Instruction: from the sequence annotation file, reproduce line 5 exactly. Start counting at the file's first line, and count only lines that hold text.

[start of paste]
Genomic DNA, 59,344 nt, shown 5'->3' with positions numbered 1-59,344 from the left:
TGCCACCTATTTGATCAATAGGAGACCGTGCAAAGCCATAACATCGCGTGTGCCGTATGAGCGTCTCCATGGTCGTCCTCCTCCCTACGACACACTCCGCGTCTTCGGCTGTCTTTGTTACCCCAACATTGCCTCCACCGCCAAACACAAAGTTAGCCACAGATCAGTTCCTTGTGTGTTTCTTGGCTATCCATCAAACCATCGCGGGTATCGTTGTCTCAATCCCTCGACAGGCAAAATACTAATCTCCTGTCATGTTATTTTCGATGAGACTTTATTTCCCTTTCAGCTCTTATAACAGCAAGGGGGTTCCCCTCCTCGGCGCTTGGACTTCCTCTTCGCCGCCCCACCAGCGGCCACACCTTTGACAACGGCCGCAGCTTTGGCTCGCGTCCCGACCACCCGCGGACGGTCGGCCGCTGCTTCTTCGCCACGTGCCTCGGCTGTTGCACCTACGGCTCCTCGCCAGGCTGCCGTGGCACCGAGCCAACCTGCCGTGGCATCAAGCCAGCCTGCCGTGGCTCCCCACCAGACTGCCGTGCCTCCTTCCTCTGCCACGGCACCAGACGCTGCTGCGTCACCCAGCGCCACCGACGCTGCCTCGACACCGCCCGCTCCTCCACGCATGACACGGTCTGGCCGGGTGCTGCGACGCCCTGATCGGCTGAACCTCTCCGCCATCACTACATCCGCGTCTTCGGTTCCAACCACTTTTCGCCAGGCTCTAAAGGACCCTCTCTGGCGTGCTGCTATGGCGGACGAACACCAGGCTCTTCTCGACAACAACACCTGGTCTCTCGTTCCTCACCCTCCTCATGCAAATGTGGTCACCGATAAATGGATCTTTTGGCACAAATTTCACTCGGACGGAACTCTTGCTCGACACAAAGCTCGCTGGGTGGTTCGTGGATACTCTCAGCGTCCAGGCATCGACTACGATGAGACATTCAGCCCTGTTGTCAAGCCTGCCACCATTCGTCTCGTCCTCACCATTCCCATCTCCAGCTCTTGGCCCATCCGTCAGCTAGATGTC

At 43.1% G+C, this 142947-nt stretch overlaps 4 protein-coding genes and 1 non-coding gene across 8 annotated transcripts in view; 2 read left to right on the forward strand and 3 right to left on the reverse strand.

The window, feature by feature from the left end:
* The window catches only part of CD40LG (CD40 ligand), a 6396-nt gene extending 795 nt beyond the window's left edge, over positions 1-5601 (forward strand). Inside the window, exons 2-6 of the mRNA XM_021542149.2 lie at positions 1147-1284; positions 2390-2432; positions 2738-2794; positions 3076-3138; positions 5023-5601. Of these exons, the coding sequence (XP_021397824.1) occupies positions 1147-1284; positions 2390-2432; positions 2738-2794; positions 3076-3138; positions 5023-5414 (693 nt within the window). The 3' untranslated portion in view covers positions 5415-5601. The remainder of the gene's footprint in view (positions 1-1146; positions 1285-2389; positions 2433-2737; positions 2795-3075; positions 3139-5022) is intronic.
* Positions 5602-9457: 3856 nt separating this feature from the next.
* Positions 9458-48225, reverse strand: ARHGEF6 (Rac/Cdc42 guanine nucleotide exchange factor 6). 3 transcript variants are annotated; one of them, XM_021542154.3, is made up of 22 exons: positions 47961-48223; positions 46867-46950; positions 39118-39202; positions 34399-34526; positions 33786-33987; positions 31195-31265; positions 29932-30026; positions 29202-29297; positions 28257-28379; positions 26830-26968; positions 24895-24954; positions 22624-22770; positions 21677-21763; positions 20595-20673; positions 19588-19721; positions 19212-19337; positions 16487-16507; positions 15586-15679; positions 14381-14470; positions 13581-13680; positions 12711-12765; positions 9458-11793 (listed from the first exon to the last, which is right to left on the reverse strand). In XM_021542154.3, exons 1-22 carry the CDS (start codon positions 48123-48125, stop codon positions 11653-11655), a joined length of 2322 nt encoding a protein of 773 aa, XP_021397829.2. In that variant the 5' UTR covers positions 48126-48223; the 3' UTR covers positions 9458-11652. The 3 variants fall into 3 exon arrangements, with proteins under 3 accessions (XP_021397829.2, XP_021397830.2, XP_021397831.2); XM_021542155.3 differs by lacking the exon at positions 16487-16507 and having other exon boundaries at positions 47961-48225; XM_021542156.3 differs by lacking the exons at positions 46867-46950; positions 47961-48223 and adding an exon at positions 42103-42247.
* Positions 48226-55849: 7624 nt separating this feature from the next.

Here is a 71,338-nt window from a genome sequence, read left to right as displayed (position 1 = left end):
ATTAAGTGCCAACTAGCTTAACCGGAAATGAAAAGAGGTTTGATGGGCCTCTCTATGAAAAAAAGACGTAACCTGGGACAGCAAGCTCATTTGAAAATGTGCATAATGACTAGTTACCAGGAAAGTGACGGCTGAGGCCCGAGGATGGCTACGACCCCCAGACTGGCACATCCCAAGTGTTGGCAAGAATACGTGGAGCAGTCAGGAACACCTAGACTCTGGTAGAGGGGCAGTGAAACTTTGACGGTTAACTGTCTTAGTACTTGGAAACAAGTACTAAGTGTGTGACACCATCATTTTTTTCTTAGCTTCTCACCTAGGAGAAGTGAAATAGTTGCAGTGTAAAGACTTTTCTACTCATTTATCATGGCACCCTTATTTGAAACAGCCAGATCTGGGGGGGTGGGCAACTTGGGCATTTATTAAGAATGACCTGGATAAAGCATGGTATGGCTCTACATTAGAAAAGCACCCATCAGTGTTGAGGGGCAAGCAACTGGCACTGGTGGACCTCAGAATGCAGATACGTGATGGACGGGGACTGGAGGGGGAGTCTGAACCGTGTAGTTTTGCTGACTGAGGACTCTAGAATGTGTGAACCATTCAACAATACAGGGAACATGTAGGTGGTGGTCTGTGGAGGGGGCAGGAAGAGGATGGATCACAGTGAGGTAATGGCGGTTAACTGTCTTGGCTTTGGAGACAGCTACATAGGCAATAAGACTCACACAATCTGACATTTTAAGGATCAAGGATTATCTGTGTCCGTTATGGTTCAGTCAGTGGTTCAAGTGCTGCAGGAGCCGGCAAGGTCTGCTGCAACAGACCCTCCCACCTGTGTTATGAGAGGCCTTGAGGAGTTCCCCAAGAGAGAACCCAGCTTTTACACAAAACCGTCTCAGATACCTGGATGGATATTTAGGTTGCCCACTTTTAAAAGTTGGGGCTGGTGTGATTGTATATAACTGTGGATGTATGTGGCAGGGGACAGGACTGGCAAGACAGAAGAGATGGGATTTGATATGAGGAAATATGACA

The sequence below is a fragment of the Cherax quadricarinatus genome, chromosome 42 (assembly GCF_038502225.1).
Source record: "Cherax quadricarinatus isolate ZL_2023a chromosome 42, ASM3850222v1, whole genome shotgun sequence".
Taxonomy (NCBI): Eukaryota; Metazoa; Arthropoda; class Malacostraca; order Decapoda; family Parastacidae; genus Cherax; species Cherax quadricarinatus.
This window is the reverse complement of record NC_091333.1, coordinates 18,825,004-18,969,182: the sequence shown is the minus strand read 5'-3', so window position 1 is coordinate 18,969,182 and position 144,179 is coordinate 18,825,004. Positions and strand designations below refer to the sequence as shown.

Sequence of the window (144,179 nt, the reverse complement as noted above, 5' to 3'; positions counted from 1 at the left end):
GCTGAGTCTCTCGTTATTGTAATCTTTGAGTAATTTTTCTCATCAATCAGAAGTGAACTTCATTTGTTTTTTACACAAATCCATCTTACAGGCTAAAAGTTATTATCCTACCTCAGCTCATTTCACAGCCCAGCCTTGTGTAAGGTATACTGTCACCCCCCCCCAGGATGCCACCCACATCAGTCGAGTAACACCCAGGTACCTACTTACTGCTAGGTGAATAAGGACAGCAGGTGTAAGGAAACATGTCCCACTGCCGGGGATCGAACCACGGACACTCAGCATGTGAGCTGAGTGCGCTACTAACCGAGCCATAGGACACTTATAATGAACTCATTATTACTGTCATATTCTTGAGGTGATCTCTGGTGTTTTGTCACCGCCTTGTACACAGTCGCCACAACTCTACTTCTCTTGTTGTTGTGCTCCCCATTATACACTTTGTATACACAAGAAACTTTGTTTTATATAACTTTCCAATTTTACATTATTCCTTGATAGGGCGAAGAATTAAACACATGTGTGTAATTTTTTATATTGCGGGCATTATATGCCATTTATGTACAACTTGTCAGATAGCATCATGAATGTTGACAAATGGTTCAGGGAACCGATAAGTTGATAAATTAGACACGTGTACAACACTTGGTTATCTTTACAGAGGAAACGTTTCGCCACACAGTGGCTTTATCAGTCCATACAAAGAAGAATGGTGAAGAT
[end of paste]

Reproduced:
* The window catches only part of CD40LG (CD40 ligand), a 6396-nt gene extending 795 nt beyond the window's left edge, over positions 1-5601 (forward strand). Inside the window, exons 2-6 of the mRNA XM_021542149.2 lie at positions 1147-1284; positions 2390-2432; positions 2738-2794; positions 3076-3138; positions 5023-5601. Of these exons, the coding sequence (XP_021397824.1) occupies positions 1147-1284; positions 2390-2432; positions 2738-2794; positions 3076-3138; positions 5023-5414 (693 nt within the window). The 3' untranslated portion in view covers positions 5415-5601. The remainder of the gene's footprint in view (positions 1-1146; positions 1285-2389; positions 2433-2737; positions 2795-3075; positions 3139-5022) is intronic.